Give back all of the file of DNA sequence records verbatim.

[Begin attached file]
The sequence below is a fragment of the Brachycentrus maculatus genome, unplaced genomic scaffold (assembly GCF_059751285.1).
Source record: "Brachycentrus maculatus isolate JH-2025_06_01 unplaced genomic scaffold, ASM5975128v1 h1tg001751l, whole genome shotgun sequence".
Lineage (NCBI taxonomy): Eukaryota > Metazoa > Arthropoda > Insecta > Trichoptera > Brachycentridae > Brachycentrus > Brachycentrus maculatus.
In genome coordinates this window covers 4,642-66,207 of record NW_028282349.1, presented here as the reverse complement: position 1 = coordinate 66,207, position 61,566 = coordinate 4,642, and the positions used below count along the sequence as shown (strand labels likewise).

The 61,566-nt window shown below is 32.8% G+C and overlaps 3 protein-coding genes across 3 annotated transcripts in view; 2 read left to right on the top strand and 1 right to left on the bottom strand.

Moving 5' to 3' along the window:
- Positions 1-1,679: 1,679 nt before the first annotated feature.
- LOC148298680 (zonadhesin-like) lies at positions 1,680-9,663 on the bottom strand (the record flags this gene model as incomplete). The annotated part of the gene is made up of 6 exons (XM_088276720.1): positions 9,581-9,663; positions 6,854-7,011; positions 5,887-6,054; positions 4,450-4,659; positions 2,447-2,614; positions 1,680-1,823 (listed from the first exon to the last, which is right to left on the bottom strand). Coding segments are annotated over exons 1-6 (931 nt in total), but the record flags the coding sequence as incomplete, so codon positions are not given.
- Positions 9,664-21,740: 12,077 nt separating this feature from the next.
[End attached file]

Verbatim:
The sequence below is a fragment of the Brachycentrus maculatus genome, unplaced genomic scaffold (assembly GCF_059751285.1).
Source record: "Brachycentrus maculatus isolate JH-2025_06_01 unplaced genomic scaffold, ASM5975128v1 h1tg001751l, whole genome shotgun sequence".
Lineage (NCBI taxonomy): Eukaryota > Metazoa > Arthropoda > Insecta > Trichoptera > Brachycentridae > Brachycentrus > Brachycentrus maculatus.
In genome coordinates this window covers 4,642-66,207 of record NW_028282349.1, presented here as the reverse complement: position 1 = coordinate 66,207, position 61,566 = coordinate 4,642, and the positions used below count along the sequence as shown (strand labels likewise).

The 61,566-nt window shown below is 32.8% G+C and overlaps 3 protein-coding genes across 3 annotated transcripts in view; 2 read left to right on the top strand and 1 right to left on the bottom strand.

Moving 5' to 3' along the window:
- Positions 1-1,679: 1,679 nt before the first annotated feature.
- LOC148298680 (zonadhesin-like) lies at positions 1,680-9,663 on the bottom strand (the record flags this gene model as incomplete). The annotated part of the gene is made up of 6 exons (XM_088276720.1): positions 9,581-9,663; positions 6,854-7,011; positions 5,887-6,054; positions 4,450-4,659; positions 2,447-2,614; positions 1,680-1,823 (listed from the first exon to the last, which is right to left on the bottom strand). Coding segments are annotated over exons 1-6 (931 nt in total), but the record flags the coding sequence as incomplete, so codon positions are not given.
- Positions 9,664-21,740: 12,077 nt separating this feature from the next.